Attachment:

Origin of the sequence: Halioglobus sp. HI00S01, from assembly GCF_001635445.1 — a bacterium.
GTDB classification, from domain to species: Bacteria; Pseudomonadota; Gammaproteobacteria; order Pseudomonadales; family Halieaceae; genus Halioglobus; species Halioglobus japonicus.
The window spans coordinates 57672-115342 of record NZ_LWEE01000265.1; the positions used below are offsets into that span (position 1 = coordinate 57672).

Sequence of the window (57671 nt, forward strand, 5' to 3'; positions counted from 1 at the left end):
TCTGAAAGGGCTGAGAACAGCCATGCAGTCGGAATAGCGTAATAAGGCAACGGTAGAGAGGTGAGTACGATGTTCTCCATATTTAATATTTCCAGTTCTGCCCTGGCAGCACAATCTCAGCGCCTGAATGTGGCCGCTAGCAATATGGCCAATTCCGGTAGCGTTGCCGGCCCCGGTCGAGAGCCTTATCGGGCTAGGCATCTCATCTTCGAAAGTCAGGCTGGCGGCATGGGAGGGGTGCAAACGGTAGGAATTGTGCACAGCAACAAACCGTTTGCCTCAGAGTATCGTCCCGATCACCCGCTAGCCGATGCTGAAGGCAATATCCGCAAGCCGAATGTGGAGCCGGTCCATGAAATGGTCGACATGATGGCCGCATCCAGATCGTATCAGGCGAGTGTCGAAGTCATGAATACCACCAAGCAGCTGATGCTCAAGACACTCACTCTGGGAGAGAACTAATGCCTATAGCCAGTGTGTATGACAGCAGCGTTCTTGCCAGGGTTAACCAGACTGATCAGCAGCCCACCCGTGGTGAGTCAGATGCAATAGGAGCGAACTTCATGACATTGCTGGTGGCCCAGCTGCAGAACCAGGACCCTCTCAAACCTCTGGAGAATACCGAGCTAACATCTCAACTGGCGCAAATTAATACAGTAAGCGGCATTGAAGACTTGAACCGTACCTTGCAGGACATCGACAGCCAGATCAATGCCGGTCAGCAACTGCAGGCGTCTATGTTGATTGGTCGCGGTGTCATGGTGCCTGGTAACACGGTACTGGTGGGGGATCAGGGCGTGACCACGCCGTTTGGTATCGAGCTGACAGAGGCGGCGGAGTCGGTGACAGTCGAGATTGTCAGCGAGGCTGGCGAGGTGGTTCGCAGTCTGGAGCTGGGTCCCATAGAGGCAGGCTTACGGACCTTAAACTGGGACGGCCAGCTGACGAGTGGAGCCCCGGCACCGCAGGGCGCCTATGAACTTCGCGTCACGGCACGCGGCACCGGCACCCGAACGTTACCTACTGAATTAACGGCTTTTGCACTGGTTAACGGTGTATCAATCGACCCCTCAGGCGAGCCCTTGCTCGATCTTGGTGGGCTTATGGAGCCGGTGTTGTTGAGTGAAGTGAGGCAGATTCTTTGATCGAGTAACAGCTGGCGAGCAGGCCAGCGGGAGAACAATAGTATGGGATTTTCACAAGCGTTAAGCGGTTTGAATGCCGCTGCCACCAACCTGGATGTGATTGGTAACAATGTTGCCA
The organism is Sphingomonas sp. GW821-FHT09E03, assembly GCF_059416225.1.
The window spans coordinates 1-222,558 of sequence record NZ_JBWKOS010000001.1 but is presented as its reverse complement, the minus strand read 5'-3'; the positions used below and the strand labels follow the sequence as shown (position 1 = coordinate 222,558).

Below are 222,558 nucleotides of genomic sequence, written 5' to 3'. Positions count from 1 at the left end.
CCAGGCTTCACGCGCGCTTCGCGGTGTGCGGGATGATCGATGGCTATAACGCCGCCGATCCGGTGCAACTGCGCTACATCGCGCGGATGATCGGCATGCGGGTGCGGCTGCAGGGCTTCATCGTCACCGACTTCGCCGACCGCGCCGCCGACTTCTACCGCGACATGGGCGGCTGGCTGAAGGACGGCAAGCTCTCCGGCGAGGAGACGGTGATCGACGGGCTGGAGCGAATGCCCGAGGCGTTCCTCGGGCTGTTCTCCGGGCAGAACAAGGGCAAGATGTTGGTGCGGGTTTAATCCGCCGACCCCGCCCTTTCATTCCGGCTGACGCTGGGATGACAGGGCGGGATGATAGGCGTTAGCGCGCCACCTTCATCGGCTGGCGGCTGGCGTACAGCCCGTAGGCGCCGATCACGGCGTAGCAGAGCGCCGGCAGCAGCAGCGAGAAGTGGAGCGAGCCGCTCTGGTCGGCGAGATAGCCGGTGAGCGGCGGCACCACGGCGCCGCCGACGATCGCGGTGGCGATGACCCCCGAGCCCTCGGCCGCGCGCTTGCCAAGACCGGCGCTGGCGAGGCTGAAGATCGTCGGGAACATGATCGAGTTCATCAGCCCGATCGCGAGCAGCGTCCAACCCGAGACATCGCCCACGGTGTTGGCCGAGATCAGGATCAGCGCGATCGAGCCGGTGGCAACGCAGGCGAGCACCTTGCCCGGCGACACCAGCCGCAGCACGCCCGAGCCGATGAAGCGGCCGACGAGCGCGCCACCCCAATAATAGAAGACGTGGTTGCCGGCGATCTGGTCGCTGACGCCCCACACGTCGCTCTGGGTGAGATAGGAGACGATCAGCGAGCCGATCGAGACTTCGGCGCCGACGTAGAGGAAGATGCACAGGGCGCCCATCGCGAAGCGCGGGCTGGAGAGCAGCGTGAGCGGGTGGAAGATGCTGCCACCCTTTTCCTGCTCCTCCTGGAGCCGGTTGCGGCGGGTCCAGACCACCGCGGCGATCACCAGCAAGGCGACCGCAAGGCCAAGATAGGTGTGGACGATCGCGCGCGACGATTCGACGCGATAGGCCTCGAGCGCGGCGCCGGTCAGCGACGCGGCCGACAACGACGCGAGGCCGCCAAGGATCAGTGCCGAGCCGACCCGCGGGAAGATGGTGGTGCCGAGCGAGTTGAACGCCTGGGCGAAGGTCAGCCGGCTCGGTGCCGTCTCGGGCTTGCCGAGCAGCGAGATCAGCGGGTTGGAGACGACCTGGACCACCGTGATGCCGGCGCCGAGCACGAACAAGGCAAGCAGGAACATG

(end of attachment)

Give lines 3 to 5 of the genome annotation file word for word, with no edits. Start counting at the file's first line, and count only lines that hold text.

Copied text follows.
The window spans coordinates 57672-115342 of record NZ_LWEE01000265.1; the positions used below are offsets into that span (position 1 = coordinate 57672).

Sequence of the window (57671 nt, forward strand, 5' to 3'; positions counted from 1 at the left end):
TCTGAAAGGGCTGAGAACAGCCATGCAGTCGGAATAGCGTAATAAGGCAACGGTAGAGAGGTGAGTACGATGTTCTCCATATTTAATATTTCCAGTTCTGCCCTGGCAGCACAATCTCAGCGCCTGAATGTGGCCGCTAGCAATATGGCCAATTCCGGTAGCGTTGCCGGCCCCGGTCGAGAGCCTTATCGGGCTAGGCATCTCATCTTCGAAAGTCAGGCTGGCGGCATGGGAGGGGTGCAAACGGTAGGAATTGTGCACAGCAACAAACCGTTTGCCTCAGAGTATCGTCCCGATCACCCGCTAGCCGATGCTGAAGGCAATATCCGCAAGCCGAATGTGGAGCCGGTCCATGAAATGGTCGACATGATGGCCGCATCCAGATCGTATCAGGCGAGTGTCGAAGTCATGAATACCACCAAGCAGCTGATGCTCAAGACACTCACTCTGGGAGAGAACTAATGCCTATAGCCAGTGTGTATGACAGCAGCGTTCTTGCCAGGGTTAACCAGACTGATCAGCAGCCCACCCGTGGTGAGTCAGATGCAATAGGAGCGAACTTCATGACATTGCTGGTGGCCCAGCTGCAGAACCAGGACCCTCTCAAACCTCTGGAGAATACCGAGCTAACATCTCAACTGGCGCAAATTAATACAGTAAGCGGCATTGAAGACTTGAACCGTACCTTGCAGGACATCGACAGCCAGATCAATGCCGGTCAGCAACTGCAGGCGTCTATGTTGATTGGTCGCGGTGTCATGGTGCCTGGTAACACGGTACTGGTGGGGGATCAGGGCGTGACCACGCCGTTTGGTATCGAGCTGACAGAGGCGGCGGAGTCGGTGACAGTCGAGATTGTCAGCGAGGCTGGCGAGGTGGTTCGCAGTCTGGAGCTGGGTCCCATAGAGGCAGGCTTACGGACCTTAAACTGGGACGGCCAGCTGACGAGTGGAGCCCCGGCACCGCAGGGCGCCTATGAACTTCGCGTCACGGCACGCGGCACCGGCACCCGAACGTTACCTACTGAATTAACGGCTTTTGCACTGGTTAACGGTGTATCAATCGACCCCTCAGGCGAGCCCTTGCTCGATCTTGGTGGGCTTATGGAGCCGGTGTTGTTGAGTGAAGTGAGGCAGATTCTTTGATCGAGTAACAGCTGGCGAGCAGGCCAGCGGGAGAACAATAGTATGGGATTTTCACAAGCGTTAAGCGGTTTGAATGCCGCTGCCACCAACCTGGATGTGATTGGTAACAATGTTGCCA